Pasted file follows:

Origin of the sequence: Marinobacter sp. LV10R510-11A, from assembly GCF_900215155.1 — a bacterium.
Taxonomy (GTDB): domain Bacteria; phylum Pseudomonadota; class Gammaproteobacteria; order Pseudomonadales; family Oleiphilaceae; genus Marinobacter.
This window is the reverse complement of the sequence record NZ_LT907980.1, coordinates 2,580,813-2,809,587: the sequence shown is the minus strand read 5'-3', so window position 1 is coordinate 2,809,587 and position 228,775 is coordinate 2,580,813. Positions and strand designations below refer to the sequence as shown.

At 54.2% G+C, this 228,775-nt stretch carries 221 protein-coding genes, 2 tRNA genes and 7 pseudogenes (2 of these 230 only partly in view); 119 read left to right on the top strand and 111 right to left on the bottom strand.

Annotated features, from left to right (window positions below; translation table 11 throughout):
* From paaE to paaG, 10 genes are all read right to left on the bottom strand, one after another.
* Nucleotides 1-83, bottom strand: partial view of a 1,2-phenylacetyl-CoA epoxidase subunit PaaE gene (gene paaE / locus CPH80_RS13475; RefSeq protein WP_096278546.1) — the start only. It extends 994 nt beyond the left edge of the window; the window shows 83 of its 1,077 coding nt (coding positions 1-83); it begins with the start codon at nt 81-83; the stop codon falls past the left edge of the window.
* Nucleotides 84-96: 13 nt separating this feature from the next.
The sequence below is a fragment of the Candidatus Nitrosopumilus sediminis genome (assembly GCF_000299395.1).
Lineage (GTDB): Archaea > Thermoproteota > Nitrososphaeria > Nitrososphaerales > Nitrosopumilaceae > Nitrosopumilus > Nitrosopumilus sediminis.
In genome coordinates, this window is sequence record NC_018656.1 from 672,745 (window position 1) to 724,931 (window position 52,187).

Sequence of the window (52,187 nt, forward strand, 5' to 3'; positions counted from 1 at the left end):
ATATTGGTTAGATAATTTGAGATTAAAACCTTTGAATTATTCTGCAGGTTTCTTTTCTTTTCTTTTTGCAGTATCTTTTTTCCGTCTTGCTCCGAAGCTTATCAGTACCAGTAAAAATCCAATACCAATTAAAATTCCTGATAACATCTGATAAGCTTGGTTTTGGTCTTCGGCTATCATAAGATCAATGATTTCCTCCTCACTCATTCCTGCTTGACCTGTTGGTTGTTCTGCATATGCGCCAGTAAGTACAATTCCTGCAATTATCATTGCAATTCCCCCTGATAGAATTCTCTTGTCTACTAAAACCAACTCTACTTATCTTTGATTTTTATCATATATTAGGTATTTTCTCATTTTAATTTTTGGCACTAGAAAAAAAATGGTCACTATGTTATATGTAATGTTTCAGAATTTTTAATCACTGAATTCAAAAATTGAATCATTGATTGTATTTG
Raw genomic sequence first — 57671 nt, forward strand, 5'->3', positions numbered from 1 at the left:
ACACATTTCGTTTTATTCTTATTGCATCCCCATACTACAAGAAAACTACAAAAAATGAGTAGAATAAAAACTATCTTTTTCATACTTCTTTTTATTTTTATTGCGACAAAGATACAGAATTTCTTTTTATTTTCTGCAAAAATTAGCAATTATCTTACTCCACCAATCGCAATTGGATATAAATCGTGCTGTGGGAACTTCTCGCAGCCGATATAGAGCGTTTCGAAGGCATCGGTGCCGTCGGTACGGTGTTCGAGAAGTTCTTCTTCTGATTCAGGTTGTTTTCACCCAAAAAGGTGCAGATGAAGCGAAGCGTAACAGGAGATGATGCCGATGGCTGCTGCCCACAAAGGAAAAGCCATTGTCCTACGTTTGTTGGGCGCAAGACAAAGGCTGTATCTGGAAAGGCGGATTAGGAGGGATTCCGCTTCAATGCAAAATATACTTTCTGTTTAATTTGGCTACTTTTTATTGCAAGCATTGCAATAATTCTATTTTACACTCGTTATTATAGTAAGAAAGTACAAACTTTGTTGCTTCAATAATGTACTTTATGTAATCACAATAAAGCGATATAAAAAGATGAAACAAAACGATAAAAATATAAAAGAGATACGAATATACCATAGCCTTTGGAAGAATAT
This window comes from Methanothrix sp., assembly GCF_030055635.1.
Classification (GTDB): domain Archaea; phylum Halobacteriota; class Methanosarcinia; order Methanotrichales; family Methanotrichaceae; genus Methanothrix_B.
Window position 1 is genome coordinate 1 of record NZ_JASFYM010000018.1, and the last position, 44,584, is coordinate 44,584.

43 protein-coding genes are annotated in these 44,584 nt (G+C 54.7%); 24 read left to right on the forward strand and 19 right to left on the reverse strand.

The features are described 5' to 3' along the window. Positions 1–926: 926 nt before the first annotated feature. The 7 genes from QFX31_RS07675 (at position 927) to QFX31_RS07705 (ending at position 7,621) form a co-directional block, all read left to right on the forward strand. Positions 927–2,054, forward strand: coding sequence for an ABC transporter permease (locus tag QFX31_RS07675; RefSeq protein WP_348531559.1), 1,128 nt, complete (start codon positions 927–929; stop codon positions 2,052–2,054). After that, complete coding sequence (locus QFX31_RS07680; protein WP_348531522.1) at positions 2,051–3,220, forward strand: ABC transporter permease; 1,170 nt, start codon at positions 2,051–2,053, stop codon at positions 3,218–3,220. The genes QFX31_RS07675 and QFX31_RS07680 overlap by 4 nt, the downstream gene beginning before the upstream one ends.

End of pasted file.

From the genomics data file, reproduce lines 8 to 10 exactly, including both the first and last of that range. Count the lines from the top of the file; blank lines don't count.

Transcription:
* Nucleotides 84-96: 13 nt separating this feature from the next.
The sequence below is a fragment of the Candidatus Nitrosopumilus sediminis genome (assembly GCF_000299395.1).
Lineage (GTDB): Archaea > Thermoproteota > Nitrososphaeria > Nitrososphaerales > Nitrosopumilaceae > Nitrosopumilus > Nitrosopumilus sediminis.